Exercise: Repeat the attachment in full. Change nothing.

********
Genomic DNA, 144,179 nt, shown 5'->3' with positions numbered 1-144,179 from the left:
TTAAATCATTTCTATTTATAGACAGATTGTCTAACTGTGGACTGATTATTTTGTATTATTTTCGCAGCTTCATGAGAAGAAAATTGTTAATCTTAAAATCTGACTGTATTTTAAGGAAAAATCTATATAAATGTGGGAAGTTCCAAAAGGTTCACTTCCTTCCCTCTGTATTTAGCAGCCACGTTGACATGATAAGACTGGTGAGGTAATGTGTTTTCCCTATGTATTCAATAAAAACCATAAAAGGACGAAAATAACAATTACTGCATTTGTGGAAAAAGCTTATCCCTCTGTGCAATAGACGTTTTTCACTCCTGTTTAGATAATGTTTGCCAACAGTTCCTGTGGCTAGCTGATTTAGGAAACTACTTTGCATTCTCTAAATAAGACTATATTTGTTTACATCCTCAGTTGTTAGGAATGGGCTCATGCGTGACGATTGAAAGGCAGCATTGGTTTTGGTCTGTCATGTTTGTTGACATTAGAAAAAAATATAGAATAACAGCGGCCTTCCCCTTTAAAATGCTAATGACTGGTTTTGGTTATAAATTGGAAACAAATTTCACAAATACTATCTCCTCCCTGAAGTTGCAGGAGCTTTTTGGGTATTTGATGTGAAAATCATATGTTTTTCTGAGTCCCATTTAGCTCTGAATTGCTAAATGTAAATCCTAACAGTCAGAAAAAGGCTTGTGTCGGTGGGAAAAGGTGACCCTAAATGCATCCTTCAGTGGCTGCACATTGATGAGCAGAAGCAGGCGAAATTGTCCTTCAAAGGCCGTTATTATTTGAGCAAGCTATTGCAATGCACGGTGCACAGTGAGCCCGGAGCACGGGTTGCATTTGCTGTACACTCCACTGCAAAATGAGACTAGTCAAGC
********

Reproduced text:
Genomic DNA, 144,179 nt, shown 5'->3' with positions numbered 1-144,179 from the left:
TTAAATCATTTCTATTTATAGACAGATTGTCTAACTGTGGACTGATTATTTTGTATTATTTTCGCAGCTTCATGAGAAGAAAATTGTTAATCTTAAAATCTGACTGTATTTTAAGGAAAAATCTATATAAATGTGGGAAGTTCCAAAAGGTTCACTTCCTTCCCTCTGTATTTAGCAGCCACGTTGACATGATAAGACTGGTGAGGTAATGTGTTTTCCCTATGTATTCAATAAAAACCATAAAAGGACGAAAATAACAATTACTGCATTTGTGGAAAAAGCTTATCCCTCTGTGCAATAGACGTTTTTCACTCCTGTTTAGATAATGTTTGCCAACAGTTCCTGTGGCTAGCTGATTTAGGAAACTACTTTGCATTCTCTAAATAAGACTATATTTGTTTACATCCTCAGTTGTTAGGAATGGGCTCATGCGTGACGATTGAAAGGCAGCATTGGTTTTGGTCTGTCATGTTTGTTGACATTAGAAAAAAATATAGAATAACAGCGGCCTTCCCCTTTAAAATGCTAATGACTGGTTTTGGTTATAAATTGGAAACAAATTTCACAAATACTATCTCCTCCCTGAAGTTGCAGGAGCTTTTTGGGTATTTGATGTGAAAATCATATGTTTTTCTGAGTCCCATTTAGCTCTGAATTGCTAAATGTAAATCCTAACAGTCAGAAAAAGGCTTGTGTCGGTGGGAAAAGGTGACCCTAAATGCATCCTTCAGTGGCTGCACATTGATGAGCAGAAGCAGGCGAAATTGTCCTTCAAAGGCCGTTATTATTTGAGCAAGCTATTGCAATGCACGGTGCACAGTGAGCCCGGAGCACGGGTTGCATTTGCTGTACACTCCACTGCAAAATGAGACTAGTCAAGC